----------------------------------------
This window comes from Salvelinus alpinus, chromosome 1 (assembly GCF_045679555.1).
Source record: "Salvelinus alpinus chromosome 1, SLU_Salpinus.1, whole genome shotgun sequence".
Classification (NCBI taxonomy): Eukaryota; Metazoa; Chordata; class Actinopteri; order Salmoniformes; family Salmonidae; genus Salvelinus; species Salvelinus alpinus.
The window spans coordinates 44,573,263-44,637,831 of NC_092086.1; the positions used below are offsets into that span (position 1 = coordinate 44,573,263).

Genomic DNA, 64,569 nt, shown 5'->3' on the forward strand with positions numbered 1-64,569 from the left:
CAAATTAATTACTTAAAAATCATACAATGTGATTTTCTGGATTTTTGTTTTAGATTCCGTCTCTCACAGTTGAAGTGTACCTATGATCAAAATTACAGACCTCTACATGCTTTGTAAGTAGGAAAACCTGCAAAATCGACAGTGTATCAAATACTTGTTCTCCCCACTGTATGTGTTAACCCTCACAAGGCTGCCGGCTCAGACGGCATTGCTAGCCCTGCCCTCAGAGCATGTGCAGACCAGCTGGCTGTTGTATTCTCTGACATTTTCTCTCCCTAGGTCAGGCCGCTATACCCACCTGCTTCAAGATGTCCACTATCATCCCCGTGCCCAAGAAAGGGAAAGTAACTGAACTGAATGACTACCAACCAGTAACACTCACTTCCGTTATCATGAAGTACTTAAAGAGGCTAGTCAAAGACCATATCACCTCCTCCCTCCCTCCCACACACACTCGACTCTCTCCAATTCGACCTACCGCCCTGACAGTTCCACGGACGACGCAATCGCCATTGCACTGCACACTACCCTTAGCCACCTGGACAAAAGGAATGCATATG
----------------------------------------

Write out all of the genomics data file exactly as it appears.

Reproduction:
This window comes from Salvelinus alpinus, chromosome 1 (assembly GCF_045679555.1).
Source record: "Salvelinus alpinus chromosome 1, SLU_Salpinus.1, whole genome shotgun sequence".
Classification (NCBI taxonomy): Eukaryota; Metazoa; Chordata; class Actinopteri; order Salmoniformes; family Salmonidae; genus Salvelinus; species Salvelinus alpinus.
The window spans coordinates 44,573,263-44,637,831 of NC_092086.1; the positions used below are offsets into that span (position 1 = coordinate 44,573,263).

Genomic DNA, 64,569 nt, shown 5'->3' on the forward strand with positions numbered 1-64,569 from the left:
CAAATTAATTACTTAAAAATCATACAATGTGATTTTCTGGATTTTTGTTTTAGATTCCGTCTCTCACAGTTGAAGTGTACCTATGATCAAAATTACAGACCTCTACATGCTTTGTAAGTAGGAAAACCTGCAAAATCGACAGTGTATCAAATACTTGTTCTCCCCACTGTATGTGTTAACCCTCACAAGGCTGCCGGCTCAGACGGCATTGCTAGCCCTGCCCTCAGAGCATGTGCAGACCAGCTGGCTGTTGTATTCTCTGACATTTTCTCTCCCTAGGTCAGGCCGCTATACCCACCTGCTTCAAGATGTCCACTATCATCCCCGTGCCCAAGAAAGGGAAAGTAACTGAACTGAATGACTACCAACCAGTAACACTCACTTCCGTTATCATGAAGTACTTAAAGAGGCTAGTCAAAGACCATATCACCTCCTCCCTCCCTCCCACACACACTCGACTCTCTCCAATTCGACCTACCGCCCTGACAGTTCCACGGACGACGCAATCGCCATTGCACTGCACACTACCCTTAGCCACCTGGACAAAAGGAATGCATATG